Breakfast of Scholarly Champions

Seniors in the top decile are honored at banquet

On the morning of Friday, April 20, you may have smelled pancakes, sausages, and other breakfast items coming from the commons. That’s because the top decile breakfast was in session.

The breakfast is an annual tradition that honors students with the highest GPA in the senior class. The “top decile” in this case refers to the students with GPAs that fall in the highest ten percent of the class, which is generally students with at least a 4.0 GPA.

Debbie Embrey, testing coordinator and senior class sponsor, is one of the people behind the planning of the breakfast.

“The top decile banquet has always been a nice way to honor those students that have excelled academically,” Embrey said. “It is nice to recognize them for all of their hard work and dedication to reaching this goal.”

Each student honored chose a teacher or staff member to speak about him or her. The short speeches given are always memorable moments.

“There always seems to be a teacher that gives a speech that brings the crowd to tears with their stories and memories of the great impact the student has made on them,” Embrey said.

Senior Brianna Jenkins was one of the students who made it to the top ten percent. She attributes her achievement to the hard work she put in.

“I think the reason that I’m in the top decile is because I did everything I could possibly do and more,” Jenkins said.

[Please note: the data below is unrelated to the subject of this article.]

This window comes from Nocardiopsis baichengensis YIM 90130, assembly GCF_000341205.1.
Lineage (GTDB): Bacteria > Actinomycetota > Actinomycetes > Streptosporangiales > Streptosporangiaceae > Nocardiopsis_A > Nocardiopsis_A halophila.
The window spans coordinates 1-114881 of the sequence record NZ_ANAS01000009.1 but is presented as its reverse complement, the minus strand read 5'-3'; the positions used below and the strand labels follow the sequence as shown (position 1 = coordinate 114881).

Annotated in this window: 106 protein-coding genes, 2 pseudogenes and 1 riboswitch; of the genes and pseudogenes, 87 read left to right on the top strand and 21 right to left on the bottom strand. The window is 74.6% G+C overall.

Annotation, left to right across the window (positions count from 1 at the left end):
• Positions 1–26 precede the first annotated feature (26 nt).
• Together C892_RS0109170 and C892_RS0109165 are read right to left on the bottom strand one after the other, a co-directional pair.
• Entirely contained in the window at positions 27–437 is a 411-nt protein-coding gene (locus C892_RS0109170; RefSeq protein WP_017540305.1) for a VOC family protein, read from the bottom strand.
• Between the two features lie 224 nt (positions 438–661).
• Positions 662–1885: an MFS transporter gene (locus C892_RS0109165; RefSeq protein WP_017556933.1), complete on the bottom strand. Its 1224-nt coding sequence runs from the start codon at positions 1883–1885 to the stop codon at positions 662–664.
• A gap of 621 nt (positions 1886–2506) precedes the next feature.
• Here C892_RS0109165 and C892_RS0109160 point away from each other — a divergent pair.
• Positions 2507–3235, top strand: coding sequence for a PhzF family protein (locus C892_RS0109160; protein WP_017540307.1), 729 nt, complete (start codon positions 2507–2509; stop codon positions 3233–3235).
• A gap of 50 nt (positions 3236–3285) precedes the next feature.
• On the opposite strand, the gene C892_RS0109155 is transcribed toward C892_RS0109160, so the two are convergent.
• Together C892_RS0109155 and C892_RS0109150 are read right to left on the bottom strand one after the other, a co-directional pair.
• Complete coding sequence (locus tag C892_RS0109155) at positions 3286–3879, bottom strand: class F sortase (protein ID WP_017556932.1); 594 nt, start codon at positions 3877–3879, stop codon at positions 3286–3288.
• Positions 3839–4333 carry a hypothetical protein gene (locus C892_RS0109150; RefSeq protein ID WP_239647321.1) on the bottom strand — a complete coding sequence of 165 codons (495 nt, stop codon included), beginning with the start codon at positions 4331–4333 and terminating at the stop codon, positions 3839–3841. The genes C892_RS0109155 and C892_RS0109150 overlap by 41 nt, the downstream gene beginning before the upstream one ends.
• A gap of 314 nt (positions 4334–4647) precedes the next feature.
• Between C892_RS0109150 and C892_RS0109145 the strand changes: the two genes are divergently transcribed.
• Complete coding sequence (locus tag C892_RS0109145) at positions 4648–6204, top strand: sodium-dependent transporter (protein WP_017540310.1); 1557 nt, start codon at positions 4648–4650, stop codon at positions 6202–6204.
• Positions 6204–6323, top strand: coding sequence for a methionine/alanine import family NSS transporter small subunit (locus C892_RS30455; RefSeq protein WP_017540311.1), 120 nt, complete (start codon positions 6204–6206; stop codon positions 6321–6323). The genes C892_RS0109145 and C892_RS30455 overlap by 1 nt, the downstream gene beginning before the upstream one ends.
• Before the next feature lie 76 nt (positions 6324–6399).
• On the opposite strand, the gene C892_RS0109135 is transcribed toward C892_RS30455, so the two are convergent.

Senior Sara Massei also believes that effort can take you a long way, as it did for her.

“I didn’t really care about school until my junior year, but then I put in a lot of hard work,” Massei said. “Spanish is the class that changed everything for me.”

Both Massei and Jenkins chose Spanish teacher Nancy Fermoselle to represent them. Fermoselle was asked by several students in the past, so she has a system for planning her short speech.

“I usually start with a letter of recommendation that I have written. I edit it to sound less formal, much more conversational, and add an anecdote about my relationship with the student over the years,” Fermoselle said.

She said that both students are “motivated and…happen to be naturally intelligent, so if there were a few assignments that didn’t get turned in, it didn’t hurt either one of them too much.”

Fermoselle believes that honoring the top graduates for academics is very important.

“We consistently celebrate athletes, musicians, artists, newspaper writers, and students who do well in various club competitions,” Fermoselle said. “Graduation is about academics. It’s the one time that your academic standing means more than everything else you accomplish in high school. Since we don’t tell students their specific ranking or celebrate valedictorians or salutatorians anymore, it’s nice to at least celebrate the top decile recognizing what they have achieved.”

Art teacher Christena Smith agrees that celebrating these students with a breakfast is a great idea.

“I do like the breakfast idea,” Smith said. “It is the celebration and recognition of students who have worked hard to achieve a goal.”

Smith has been asked by senior Cullen Dinneen to represent her at the breakfast.

“Cullen works every day – art requires an artist to always be trying out new things,” Smith said.

Dinneen was excited to see her friends and her teachers, who she said “had faith in her to succeed in her classes.”

What you should do if you want to be in top decile when it’s time to graduate? According to Dinneen you need to “put your best effort in even when you feel like you don’t have the motivation.”

This advice will serve these graduates well in their future endeavors.